Understanding the objectives, strategies and actions of the different actors that play a role in the implementation of rural development programmes is a key to explaining the latter's success and sustainability. Based on in-depth anthropological fieldwork and from an actor perspective this paper shows how the Rainwater Harvesting Pond Programme (RHPP) and the public work component of the Productive Safety Net Programme (PSNP) work out in practice in one district of the Tigray region in Ethiopia. Developers and farmers turn the two essentially unrelated rural development programmes into practically intertwined interventions, which leads to an undesirable set of outcomes. The RHPP's participants, who are conceived of as willing to improve, are favoured above other candidates for employment in the PSNP, which farmers compete for. Developers' and farmers' moves and countermoves result in targeting errors in the PSNP and in farmers massively constructing rainwater harvesting ponds, the large majority of which fail because farmers do not aspire to make them succeed, but merely see them as a stepping stone to employment in the PSNR In addition both groups' perception of each other is affected. Our observations challenge prevailing interpretations of the effects of development interventions on Tigrayan people's livelihoods.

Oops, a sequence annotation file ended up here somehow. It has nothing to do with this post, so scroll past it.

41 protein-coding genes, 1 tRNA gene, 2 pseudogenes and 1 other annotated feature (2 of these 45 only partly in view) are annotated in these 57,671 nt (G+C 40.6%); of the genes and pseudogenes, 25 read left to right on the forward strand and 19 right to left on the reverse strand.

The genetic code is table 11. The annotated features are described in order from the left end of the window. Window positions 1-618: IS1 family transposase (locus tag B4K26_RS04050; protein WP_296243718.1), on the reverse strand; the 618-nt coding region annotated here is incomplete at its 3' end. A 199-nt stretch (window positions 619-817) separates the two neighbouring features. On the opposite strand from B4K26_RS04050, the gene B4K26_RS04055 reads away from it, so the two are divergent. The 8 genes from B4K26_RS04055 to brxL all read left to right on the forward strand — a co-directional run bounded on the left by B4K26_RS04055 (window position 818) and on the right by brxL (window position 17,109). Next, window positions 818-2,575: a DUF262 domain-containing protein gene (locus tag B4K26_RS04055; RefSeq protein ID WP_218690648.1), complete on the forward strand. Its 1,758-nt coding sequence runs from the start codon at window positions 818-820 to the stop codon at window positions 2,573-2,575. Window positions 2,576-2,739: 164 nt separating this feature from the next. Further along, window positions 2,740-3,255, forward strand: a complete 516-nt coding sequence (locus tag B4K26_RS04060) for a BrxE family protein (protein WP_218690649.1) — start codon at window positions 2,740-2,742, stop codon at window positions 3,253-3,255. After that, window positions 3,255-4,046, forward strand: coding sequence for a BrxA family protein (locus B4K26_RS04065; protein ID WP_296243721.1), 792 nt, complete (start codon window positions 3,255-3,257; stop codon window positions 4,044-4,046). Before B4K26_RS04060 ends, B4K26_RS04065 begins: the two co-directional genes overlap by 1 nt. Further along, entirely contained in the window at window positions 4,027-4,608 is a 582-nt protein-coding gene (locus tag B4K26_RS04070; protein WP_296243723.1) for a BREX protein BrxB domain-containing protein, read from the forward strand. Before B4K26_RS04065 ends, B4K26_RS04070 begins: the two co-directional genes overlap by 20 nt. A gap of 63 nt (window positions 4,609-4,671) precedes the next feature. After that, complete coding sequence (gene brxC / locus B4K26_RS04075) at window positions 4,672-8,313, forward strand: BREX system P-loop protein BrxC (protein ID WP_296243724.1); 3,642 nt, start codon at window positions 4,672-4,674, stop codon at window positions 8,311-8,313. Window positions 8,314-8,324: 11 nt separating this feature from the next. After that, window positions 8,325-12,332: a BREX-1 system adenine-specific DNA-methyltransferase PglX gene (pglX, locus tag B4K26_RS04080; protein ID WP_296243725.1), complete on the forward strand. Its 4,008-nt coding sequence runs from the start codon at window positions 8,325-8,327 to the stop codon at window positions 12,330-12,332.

|Tijdschrift||International Journal of Agricultural Sustainability|
|Publicatiestatus||Gepubliceerd - 2008|